Deep drawing of aluminum alloys using a novel hydroforming tooling

Djavanroodi F., Dizeci Ş., Nezami E. H.

Materials and Manufacturing Processes, vol.26, no.5, pp.796-801, 2011 (SCI-Expanded) identifier identifier

  • Publication Type: Article / Article
  • Volume: 26 Issue: 5
  • Publication Date: 2011
  • Doi Number: 10.1080/10426911003720722
  • Journal Name: Materials and Manufacturing Processes
  • Journal Indexes: Science Citation Index Expanded (SCI-EXPANDED), Scopus
  • Page Numbers: pp.796-801
  • Keywords: Al6061-T6, Design, Failure, Hydroforming, Sheet, RADIAL PRESSURE, SHEET, MODELS, STEEL
  • TED University Affiliated: No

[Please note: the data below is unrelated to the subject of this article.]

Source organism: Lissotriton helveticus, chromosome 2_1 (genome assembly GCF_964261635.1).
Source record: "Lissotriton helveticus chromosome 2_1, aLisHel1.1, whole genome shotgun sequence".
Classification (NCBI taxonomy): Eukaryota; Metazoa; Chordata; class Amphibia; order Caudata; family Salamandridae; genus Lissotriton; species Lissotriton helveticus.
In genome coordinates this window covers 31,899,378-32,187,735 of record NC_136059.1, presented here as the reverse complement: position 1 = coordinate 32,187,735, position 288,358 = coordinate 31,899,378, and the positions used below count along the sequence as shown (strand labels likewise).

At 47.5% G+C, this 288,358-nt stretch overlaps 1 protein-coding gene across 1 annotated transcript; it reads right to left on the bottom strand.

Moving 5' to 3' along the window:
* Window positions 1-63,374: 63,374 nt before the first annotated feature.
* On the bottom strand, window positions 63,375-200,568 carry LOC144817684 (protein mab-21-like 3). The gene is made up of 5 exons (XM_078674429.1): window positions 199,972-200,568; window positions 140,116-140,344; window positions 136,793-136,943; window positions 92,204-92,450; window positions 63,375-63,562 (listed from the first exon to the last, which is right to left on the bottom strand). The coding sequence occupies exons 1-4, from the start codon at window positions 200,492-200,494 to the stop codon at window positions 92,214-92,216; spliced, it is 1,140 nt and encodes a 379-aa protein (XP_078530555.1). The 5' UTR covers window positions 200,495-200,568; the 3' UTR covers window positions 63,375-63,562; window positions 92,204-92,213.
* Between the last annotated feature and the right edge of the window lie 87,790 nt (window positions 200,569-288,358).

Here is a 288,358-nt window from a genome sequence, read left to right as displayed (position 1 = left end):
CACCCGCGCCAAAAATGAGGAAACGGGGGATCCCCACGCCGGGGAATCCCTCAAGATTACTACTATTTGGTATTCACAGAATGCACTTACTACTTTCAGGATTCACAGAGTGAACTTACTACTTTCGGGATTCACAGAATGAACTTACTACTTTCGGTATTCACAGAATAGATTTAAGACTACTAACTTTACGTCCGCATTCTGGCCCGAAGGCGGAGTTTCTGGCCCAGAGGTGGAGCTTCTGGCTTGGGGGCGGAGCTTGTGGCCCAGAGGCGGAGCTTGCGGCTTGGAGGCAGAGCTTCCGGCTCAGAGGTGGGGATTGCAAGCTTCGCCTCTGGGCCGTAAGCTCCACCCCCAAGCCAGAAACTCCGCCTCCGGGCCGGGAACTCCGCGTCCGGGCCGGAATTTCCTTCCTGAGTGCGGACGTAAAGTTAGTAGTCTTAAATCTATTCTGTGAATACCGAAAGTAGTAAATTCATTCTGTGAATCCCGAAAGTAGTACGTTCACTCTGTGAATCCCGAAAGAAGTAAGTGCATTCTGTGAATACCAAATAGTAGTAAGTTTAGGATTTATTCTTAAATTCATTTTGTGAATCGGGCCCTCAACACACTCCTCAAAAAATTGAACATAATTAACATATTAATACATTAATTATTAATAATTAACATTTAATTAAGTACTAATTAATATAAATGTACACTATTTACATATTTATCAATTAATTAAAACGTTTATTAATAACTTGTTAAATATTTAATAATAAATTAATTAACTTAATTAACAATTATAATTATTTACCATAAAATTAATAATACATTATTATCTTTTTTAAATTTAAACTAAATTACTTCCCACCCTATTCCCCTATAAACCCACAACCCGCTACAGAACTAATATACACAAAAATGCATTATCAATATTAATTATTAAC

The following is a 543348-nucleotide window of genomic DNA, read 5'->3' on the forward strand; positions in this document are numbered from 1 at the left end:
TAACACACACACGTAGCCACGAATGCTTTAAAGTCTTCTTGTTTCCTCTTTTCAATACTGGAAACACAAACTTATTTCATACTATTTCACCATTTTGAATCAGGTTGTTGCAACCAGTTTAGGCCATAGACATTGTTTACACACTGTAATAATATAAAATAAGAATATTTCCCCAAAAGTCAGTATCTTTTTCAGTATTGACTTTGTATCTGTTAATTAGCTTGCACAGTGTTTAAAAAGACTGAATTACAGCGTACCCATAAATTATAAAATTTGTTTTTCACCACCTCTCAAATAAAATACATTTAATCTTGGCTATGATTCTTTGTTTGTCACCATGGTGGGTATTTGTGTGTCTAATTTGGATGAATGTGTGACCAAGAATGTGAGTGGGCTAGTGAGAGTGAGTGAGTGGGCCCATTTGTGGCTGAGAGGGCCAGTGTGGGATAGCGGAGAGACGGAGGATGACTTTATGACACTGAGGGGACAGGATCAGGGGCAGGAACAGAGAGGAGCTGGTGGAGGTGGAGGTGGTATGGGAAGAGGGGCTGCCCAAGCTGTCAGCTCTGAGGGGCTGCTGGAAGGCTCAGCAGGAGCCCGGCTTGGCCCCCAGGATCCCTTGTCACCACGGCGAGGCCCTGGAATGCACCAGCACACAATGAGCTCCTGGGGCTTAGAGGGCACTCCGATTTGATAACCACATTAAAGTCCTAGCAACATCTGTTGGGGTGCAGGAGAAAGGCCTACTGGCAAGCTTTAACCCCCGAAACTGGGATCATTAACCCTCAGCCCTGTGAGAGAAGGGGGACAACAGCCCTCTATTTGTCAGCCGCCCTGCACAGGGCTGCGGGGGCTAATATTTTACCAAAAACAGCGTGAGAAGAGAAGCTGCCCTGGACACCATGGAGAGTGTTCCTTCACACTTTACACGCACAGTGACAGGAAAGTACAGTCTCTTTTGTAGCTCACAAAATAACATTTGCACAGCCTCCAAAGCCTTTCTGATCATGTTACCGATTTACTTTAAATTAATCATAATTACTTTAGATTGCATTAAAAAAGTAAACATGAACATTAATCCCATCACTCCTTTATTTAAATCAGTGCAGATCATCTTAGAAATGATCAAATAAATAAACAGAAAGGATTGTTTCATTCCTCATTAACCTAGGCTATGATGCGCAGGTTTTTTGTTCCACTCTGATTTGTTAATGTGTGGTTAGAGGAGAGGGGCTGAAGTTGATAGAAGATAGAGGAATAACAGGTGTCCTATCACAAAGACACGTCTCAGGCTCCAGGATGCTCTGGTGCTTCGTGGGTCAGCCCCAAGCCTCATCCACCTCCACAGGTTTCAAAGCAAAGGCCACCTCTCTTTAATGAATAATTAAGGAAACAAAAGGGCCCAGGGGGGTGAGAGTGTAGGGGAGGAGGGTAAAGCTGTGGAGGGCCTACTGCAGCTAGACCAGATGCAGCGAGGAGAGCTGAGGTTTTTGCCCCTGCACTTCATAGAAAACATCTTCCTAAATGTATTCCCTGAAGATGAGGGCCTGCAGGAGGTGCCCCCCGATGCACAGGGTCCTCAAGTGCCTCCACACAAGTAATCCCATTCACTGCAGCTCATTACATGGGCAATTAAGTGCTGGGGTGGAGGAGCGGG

A simplified sheet hydroforming tooling was designed, fabricated, and tested. The advantage of the new tooling is its simplification of the tools, its requirement of lower hydraulic pressure for forming and decreasing the cost of the process. In this article, a new method of hydroforming deep drawing assisted by floating disk is proposed and investigated through experiments and simulation. Moreover, its advantages, such as simplifying the tools, decreasing the required medium pressure of the forming process, and elimination of some wrinkle due to ironing effect, have been discussed. An aluminum alloy, Al6061-T6, is formed successfully, and the influence of process parameters including the punch nose radius and friction are studied. It is determined that decreasing punch radii and friction, lead to a decrease in initial pressure and an increased safe zone, respectively. Working pressure curves, which guarantee sound workpieces, have been founded by series of experimental results. Wrinkling and fracture modes are studied and predicted in experiment and simulation. The finite element (FE) analysis is carried out. Hill-Swift and North American Deep Drawing Research Group (NADDRG) theoretical forming limit diagram (FLD) models are used to specify fracture initiation in finite element model (FEM), and it is shown that Hill-Swift model gives a better prediction. The simulated results are in good agreement with the experiment. Copyright © Taylor & Francis Group, LLC.